Yara will contribute project management for the Qatar project, its knowledge on plant nutrition and supply low carbon footprint fertilizer solutions, as well as fertilizers used in desert areas. Yara has a research centre in Hanninghof, Germany that is providing its competence on crop nutrition and a Brussels-based project manager overseeing the pilot plant. The project will also reinforce its link with Qafco, which is co-owned by Industries Qatar (75%) and Yara (25%).
Although there are several saltwater greenhouses in the world, the Qatar pilot plant is the first that combines so many different elements, such as concentrated saltwater ponds, evaporative ponds, and algae production, according to Herben. In addition to enabling the growth of halophytes (Salicornia), it can help lower the salinity levels in the soil to produce more edible crops at a later stage.
“A couple of years later, you could potentially grow cabbage if the salinity goes down from 20% to 10%,” said Herben.
If successful, the impact on the area could be huge. The pilot plant could be a key step in solving food scarcity issues while helping diversify the country’s oil-rich economy, adds Herben. The hope is that the plants will test the pilot station’s capabilities and that more crops can eventually be grown both near and far from the base station.
Expanding in Jordan
In addition to Qatar, the Sahara Forest Project is simultaneously in the middle of feasibility studies for a salt-water based test and demonstration centre in Jordan 20 hectares in size. Located 15 kilometres inland north of Aqaba airport, the centre will feature an algae facility, saltwater greenhouses, external vegetation and evaporative hedges, designed stepped protection for flash floods, facilities for research and accommodation, concentrates solar power facilities and evaporative ponds.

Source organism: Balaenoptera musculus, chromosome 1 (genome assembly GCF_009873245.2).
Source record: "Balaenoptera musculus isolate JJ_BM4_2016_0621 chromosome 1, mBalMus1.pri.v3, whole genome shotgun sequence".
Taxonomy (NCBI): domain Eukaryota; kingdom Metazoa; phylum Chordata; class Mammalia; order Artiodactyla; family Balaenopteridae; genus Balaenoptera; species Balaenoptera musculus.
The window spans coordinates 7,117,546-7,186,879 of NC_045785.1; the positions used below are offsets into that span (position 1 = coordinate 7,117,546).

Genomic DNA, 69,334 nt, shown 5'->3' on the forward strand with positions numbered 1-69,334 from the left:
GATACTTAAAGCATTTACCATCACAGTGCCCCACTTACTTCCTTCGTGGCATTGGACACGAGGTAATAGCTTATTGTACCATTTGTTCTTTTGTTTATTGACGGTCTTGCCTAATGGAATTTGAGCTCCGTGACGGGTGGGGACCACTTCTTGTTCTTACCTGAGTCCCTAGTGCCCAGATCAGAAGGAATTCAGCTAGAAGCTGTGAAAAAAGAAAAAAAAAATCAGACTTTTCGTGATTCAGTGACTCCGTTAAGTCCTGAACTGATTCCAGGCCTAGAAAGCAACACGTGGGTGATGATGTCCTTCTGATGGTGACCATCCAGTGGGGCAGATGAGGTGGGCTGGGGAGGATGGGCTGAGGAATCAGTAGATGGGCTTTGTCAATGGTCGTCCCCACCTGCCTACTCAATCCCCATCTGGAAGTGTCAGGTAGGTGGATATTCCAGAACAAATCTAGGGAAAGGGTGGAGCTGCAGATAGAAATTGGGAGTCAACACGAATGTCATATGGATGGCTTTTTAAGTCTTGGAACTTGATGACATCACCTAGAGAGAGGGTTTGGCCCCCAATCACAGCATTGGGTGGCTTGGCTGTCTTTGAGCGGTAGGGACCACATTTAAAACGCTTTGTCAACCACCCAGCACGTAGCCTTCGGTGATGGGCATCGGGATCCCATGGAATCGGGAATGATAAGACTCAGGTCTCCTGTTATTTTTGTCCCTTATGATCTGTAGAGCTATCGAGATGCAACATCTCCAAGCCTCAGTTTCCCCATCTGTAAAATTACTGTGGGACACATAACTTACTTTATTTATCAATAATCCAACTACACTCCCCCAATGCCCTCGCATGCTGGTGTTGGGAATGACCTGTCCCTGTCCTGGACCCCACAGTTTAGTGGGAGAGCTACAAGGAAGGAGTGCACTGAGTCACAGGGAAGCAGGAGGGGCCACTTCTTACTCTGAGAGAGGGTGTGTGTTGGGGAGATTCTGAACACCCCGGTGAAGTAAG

The project materialized after the Sahara Forest Project concept was presented to the King of Jordan during a state visit to Oslo in 2010. Jordan has provided the project 20 hectares of land, while the Norwegian Ministry of Foreign Affairs has contributed funding for the recently completed feasibility studies. The Jordanian project will build upon the experience gained at Qatar, but is designed to provide an innovation centre interacting with local and international academia as well as to demonstrate a commercial production of crops. There is even hope that it could be expanded to 200 hectares in the future.
The eventual hope is that the Sahara Forest Project will lead to commercial projects in desert areas. Hauge believes if the Qatar model were expanded to a commercial 200 hectare facility, annually the site could produce 20,000 tonnes of fruits and vegetables, 500 tonnes of other crops for fodder and fuels, 5,400 tonnes of seafood, 31 tonnes of beta carotene, 600,000 cubic metres of methane, 140,000 tonnes salt, 51,000 cubic metres freshwater and 10 GWh of electricity.
“The key message is holistic and restorative growth,” said Hauge. “In the past there has been an extractive process and in the nineties sustainable growth. But in some areas that is not enough and we have to bring back to the area. That’s why it’s called restorative growth.”